"Can I do a portrait of you with your favorite work of art?" This is the question Sandra Kogut put to gallery-goers, chosen more or less at random, in the famed Musée d’Orsay in Paris. The responses were often quite precise: "My favorite is on the top floor; do you mind going up there?" or "I’m going to show you a painting that reflects my own life." Thus began the walks she made, some of them miles long, in search of these images. Kogut’s work asks where these people will lead us and where these works of art are leading them.


April 30 (Wednesday) 7 pm
Director Sandra Kogut in Person

Adiu monde or Pierre and Claire’s Story

Directed by Sandra Kogut
France 1998, video, color, 27 min.
French with English subtitles

Adiu Monde offers a loving yet tongue-in-cheek reflection on the quest for "authenticity" in the Pyrenees, especially as this is absorbed and reinterpreted by the oft-photographed inhabitants themselves. Butchers, mechanics, farmers, and bystanders in the picture-postcard Aspe and Ossau valleys delight in recounting variations on the pastoral tale of a young shepherd who vanished and the shepherdess who followed him into the woods. A profoundly poetic work, infused with the ludic culture and storytelling traditions of the Pyrenees, Adiu Monde explores its subjects’ nostalgia for the past as well as their joie-de-vivre in the present.

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April 30 (Wednesday) 9 pm
Director Sandra Kogut in Person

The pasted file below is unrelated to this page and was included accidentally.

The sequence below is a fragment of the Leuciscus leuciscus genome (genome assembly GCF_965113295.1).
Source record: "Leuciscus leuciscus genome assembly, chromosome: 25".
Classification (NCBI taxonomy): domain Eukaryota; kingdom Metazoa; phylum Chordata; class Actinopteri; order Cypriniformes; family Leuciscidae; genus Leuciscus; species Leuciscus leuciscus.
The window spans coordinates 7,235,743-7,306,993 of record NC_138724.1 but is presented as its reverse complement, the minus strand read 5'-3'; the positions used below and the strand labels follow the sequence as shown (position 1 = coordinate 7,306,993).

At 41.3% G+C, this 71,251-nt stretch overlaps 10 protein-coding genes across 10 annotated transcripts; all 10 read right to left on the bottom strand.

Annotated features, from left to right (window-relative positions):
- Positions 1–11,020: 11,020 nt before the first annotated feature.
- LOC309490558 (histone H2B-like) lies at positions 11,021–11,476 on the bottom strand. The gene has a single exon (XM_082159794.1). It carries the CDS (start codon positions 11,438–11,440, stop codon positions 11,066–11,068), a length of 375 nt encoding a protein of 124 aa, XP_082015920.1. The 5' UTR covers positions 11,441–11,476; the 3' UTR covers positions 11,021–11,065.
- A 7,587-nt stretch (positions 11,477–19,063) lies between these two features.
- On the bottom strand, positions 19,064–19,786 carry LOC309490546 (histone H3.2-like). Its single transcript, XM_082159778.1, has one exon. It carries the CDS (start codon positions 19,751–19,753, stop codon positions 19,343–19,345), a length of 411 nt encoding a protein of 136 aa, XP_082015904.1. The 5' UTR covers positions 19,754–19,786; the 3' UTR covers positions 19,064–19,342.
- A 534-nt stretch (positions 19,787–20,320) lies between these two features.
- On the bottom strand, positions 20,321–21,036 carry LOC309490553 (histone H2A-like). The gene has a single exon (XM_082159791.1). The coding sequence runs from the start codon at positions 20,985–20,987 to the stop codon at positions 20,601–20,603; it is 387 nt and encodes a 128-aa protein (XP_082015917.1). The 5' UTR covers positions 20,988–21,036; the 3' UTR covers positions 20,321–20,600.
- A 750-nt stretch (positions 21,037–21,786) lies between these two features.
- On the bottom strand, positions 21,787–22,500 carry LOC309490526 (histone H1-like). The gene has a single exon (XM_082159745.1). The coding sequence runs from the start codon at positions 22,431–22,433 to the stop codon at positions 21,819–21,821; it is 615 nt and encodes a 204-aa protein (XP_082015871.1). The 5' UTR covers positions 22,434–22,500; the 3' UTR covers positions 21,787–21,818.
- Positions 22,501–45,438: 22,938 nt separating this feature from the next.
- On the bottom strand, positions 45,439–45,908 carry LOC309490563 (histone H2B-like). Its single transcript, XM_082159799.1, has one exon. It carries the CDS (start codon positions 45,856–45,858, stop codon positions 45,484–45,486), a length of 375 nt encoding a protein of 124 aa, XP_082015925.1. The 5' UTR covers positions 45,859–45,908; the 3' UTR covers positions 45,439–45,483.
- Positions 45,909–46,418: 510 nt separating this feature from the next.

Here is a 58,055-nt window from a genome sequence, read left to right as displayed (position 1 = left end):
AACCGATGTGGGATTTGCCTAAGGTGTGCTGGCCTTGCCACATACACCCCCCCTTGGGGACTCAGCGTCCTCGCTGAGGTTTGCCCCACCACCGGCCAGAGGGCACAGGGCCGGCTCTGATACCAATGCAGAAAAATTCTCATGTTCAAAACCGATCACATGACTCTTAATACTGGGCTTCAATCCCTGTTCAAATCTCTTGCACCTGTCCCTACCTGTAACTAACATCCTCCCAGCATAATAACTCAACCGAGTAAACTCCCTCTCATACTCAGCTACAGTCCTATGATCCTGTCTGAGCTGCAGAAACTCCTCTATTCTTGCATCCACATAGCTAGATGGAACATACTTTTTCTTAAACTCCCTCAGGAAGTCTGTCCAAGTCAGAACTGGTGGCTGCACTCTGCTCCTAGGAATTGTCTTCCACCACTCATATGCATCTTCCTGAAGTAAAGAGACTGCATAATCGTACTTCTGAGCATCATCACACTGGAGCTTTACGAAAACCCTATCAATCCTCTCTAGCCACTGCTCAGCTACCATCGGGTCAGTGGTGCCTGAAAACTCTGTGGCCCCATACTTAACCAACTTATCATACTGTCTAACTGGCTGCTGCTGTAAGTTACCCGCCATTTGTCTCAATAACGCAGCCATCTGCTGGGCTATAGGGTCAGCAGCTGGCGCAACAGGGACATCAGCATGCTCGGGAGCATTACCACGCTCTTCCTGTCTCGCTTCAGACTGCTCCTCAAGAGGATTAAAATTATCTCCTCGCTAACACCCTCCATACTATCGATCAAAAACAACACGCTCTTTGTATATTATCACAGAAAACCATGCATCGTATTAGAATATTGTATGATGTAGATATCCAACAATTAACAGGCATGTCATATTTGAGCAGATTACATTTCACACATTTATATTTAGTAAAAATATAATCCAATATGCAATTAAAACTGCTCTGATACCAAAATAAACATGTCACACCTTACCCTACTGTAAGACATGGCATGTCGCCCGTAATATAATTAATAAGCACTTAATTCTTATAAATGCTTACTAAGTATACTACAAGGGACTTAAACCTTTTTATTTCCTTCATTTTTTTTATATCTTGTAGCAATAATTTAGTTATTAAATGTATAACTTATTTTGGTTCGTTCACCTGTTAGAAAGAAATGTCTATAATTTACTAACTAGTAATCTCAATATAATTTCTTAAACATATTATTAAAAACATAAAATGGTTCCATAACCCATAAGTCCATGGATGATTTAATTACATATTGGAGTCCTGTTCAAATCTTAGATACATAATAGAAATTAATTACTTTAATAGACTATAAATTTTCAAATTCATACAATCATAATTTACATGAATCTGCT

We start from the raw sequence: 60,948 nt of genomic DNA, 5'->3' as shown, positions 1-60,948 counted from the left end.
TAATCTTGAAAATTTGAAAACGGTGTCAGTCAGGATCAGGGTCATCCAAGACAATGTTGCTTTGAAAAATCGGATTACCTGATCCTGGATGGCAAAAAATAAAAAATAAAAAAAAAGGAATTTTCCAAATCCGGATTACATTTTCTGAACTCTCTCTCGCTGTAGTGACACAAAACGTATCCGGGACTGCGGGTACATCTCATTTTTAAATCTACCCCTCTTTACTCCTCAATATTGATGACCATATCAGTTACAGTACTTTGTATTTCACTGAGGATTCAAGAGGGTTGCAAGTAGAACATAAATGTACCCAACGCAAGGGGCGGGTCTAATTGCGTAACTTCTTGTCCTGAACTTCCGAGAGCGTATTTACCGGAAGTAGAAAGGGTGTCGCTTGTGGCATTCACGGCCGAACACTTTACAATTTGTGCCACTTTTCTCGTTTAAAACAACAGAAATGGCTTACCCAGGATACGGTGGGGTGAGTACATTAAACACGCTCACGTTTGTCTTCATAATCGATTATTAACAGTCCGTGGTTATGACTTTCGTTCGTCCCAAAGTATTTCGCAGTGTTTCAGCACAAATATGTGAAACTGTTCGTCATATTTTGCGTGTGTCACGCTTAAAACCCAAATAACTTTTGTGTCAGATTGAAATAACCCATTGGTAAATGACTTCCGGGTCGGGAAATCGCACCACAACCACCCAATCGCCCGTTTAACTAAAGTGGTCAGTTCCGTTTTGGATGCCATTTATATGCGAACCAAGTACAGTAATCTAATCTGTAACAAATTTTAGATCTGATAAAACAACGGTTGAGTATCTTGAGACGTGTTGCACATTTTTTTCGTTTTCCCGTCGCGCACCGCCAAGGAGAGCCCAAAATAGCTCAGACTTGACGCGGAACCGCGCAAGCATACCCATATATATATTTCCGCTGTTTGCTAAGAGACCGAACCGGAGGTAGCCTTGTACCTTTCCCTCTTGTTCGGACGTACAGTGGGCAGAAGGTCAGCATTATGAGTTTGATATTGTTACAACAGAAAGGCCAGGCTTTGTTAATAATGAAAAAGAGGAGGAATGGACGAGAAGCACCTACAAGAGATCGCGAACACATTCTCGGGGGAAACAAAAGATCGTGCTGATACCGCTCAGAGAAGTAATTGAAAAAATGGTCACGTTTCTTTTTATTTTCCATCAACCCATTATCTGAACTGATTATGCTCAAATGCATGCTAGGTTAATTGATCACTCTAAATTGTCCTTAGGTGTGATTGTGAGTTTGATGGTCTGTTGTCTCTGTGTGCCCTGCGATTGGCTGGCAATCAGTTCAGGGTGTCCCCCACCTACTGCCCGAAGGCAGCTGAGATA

Parabolic People

Directed by Sandra Kogut
Brazil/France 1991, color, video, 40 min.
French with English subtitles

Kogut explores the boundaries of the video image with her use of "windows" as a motif to bring together such disparate locations as New York, Tokyo, Dakar, and Rio de Janeiro and to find subtle, and occasionally absurdist, connections between them. Video booths were installed in the various cities and people invited to spend thirty seconds alone with the camera, discussing common issues. The ensuing collage is a brilliant, ironic commentary on the globalization of cultural "diversity" and the manner in which it is packaged by the media.

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April 30 (Wednesday) 9 pm
Director Sandra Kogut in Person

Here and There (Lá e cá)

Directed by Sandra Kogut
Brazil/France/US 1993, 35mm, color, 25 min.
With Regina Casé
Portuguese with English subtitles

A "documentary" narrative about the desire to be at once here and elsewhere, Here and There focuses on Tuquinha Batista, a lively working-class woman played by Regina Casé, one of Brazil’s leading actresses. Tuquinha wanders around popular neighborhoods in Rio, vacillating between her wish to stay where she is and her dream of joining her sister in the upscale Zona Sul. Her encounters, and the people and events of the neighborhood, bear witness to an authentic Brazil encompassing both modernity and tradition.

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Harvard Film Archive • Carpenter Center • 24 Quincy Street • Cambridge MA 02138 • 617-495-4700